A few months ago, Sweetwater’s Fender rep called me up and told me that the company was coming out with some interesting new guitars and basses. He asked if I would like a chance to preview the instruments and write about them for Sweetwater’s various publications, including SweetNotes and Guitars & Gear.
Um…jeez, I really hate getting sneak previews and opportunities to check out new gear before anyone else does. Somehow I forced myself to say yes.
A couple of days later he dropped five gig bags off in my office and foreswore me not to let anyone else see them (no problem, there are only 350 musicians working in this building, and my office has a glass front wall…). He offered to let me keep them for a few days, though as it turned out, they lived here for several weeks.
Inside the gig bags were the five instruments in the new Fender Road Worn Series: a ’50s Tele, a ’50s Strat, a ’60s Strat, a ’50s Precision Bass, and a ’60s Jazz Bass. They’re made faithfully with period-correct hardware, woods, and nitrocellulose lacquer finishes.
The body finishes are “aged” to appear as if the instrument had been played – a lot – over several decades. The necks and fingerboards are worn in, with nicely rounded edges and lots of exposed wood on the back. The largish frets are clean and well dressed, without wear. The overall effect can be summed up in one word: comfortable.
The Tex Mex pickups in the guitars and the alnicos in the basses provide authentic tones with nice meatiness. The rich, sparkling tones and powerful sustain are also aided by the high-quality woods. In short, these are outstanding instruments. The tones are great, the strings sing, and the necks are comfortable. On top of that, they look like the real thing – you’d swear these were old instruments. I’ve read a few complaints on forums that the wear patterns are all the same, but I’ve also heard that the finish is very thin on these instruments. By spending a small amount of time with the guitar in your hands, you’ll quickly wear your own signature patterns into the neck and finish.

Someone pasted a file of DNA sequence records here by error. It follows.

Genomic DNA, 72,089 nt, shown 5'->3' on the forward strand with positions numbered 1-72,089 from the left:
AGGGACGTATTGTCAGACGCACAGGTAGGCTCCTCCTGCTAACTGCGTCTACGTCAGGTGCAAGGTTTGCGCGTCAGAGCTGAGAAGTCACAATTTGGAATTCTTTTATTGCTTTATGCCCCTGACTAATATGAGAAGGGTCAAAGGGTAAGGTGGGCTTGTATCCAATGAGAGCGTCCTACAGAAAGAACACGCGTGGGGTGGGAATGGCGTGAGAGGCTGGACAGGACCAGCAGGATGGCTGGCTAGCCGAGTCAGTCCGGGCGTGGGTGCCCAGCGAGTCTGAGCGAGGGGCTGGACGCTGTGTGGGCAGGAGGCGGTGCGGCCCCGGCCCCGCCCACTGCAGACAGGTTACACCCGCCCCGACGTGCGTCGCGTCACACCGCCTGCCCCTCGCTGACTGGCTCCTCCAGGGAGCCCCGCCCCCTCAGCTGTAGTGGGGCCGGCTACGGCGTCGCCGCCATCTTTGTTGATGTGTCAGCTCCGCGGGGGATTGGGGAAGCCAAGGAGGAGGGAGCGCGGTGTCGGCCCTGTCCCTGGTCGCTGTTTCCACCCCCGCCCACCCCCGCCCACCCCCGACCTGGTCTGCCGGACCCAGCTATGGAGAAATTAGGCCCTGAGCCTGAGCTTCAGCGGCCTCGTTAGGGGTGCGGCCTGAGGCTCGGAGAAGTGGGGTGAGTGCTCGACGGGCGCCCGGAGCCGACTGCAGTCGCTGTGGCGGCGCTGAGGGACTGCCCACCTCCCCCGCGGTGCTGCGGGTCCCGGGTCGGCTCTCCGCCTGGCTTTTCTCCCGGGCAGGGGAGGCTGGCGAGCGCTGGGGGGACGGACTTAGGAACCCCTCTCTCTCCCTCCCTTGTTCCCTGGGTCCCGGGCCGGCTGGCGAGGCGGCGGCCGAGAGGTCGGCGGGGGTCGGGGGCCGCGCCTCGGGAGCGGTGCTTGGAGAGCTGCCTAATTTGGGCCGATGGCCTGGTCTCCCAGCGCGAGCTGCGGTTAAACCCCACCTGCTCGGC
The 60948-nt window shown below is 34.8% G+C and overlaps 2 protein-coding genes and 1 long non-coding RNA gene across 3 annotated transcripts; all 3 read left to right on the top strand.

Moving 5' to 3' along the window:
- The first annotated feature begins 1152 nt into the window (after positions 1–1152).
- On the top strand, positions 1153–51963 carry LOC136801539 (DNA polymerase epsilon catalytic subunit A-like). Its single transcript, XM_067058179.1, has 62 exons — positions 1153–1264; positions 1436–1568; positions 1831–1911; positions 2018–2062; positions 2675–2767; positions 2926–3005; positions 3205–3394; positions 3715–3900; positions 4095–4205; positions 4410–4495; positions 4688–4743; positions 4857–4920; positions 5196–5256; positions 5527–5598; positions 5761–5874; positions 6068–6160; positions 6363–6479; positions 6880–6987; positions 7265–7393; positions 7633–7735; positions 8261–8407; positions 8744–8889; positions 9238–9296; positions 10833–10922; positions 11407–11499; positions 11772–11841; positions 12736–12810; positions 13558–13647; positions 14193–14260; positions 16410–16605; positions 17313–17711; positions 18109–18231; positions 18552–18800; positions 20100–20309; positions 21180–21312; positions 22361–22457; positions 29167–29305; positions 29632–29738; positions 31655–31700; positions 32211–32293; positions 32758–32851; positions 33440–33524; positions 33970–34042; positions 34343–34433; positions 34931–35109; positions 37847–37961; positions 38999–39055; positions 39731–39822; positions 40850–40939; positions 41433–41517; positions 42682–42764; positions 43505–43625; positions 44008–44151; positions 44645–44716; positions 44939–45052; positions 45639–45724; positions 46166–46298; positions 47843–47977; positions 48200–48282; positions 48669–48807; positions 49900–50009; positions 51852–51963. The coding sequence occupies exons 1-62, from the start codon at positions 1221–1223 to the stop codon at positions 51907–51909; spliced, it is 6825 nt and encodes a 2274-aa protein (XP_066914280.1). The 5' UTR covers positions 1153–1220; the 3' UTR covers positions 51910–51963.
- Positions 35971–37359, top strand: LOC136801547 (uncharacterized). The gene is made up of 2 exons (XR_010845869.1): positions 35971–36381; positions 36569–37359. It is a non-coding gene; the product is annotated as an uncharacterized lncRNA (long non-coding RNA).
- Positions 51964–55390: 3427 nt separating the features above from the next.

My favorite of the guitars was the ’50s Strat, with that soft V-shaped neck, but any of the three 6-strings was awesome – all three rang nicely and played equally well. Both basses thundered with plenty of articulation and punch. I expect that one of the Road Worn Jazz Basses is going to end up in my stable.
I’ve got three or four guitars that have been “aged” the old-fashioned way – I’ve played them for 20-30 years for endless hours of practicing and rehearsing as well as hundreds of gigs. Amazingly, these new Fender Road Worn guitars and basses duplicate the effects of all that time and use/abuse. The look is one thing, but I’m most impressed that they capture the “feel” of an old guitar. On top of that, they sound and play great.
The Fender Custom Shop “relic” instruments have done really well. It will be interesting to see how these Road Worn guitars, which are made in Mexico and come in at much lower price points, will do. My prediction is that the biggest problem Fender is going to have is making enough of the Road Worn guitars and basses to keep up with demand.